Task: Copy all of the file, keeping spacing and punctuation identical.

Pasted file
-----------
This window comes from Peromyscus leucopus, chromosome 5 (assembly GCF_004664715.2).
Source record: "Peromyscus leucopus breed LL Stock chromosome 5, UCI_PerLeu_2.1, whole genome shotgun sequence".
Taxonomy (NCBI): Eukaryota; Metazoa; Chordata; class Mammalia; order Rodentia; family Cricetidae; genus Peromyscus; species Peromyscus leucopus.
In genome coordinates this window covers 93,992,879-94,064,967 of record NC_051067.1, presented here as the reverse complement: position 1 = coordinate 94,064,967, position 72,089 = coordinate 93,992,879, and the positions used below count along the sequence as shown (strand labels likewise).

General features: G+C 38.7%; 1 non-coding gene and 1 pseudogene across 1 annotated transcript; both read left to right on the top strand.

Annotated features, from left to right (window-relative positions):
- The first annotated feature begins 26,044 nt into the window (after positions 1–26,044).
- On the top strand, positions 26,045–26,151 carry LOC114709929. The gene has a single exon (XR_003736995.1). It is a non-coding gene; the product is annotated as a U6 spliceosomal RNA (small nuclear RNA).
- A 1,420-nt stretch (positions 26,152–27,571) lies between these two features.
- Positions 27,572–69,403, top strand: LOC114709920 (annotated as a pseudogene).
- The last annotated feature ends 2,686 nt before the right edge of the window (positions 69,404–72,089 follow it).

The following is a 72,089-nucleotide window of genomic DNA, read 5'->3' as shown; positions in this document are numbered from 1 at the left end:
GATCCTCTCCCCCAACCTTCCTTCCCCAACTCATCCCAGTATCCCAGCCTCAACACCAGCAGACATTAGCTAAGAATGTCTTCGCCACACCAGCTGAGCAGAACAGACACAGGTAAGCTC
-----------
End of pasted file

This window comes from Peromyscus leucopus, chromosome 5 (assembly GCF_004664715.2).
Source record: "Peromyscus leucopus breed LL Stock chromosome 5, UCI_PerLeu_2.1, whole genome shotgun sequence".
Taxonomy (NCBI): Eukaryota; Metazoa; Chordata; class Mammalia; order Rodentia; family Cricetidae; genus Peromyscus; species Peromyscus leucopus.
In genome coordinates this window covers 93,992,879-94,064,967 of record NC_051067.1, presented here as the reverse complement: position 1 = coordinate 94,064,967, position 72,089 = coordinate 93,992,879, and the positions used below count along the sequence as shown (strand labels likewise).

General features: G+C 38.7%; 1 non-coding gene and 1 pseudogene across 1 annotated transcript; both read left to right on the top strand.

Annotated features, from left to right (window-relative positions):
- The first annotated feature begins 26,044 nt into the window (after positions 1–26,044).
- On the top strand, positions 26,045–26,151 carry LOC114709929. The gene has a single exon (XR_003736995.1). It is a non-coding gene; the product is annotated as a U6 spliceosomal RNA (small nuclear RNA).
- A 1,420-nt stretch (positions 26,152–27,571) lies between these two features.
- Positions 27,572–69,403, top strand: LOC114709920 (annotated as a pseudogene).
- The last annotated feature ends 2,686 nt before the right edge of the window (positions 69,404–72,089 follow it).

The following is a 72,089-nucleotide window of genomic DNA, read 5'->3' as shown; positions in this document are numbered from 1 at the left end:
GATCCTCTCCCCCAACCTTCCTTCCCCAACTCATCCCAGTATCCCAGCCTCAACACCAGCAGACATTAGCTAAGAATGTCTTCGCCACACCAGCTGAGCAGAACAGACACAGGTAAGCTC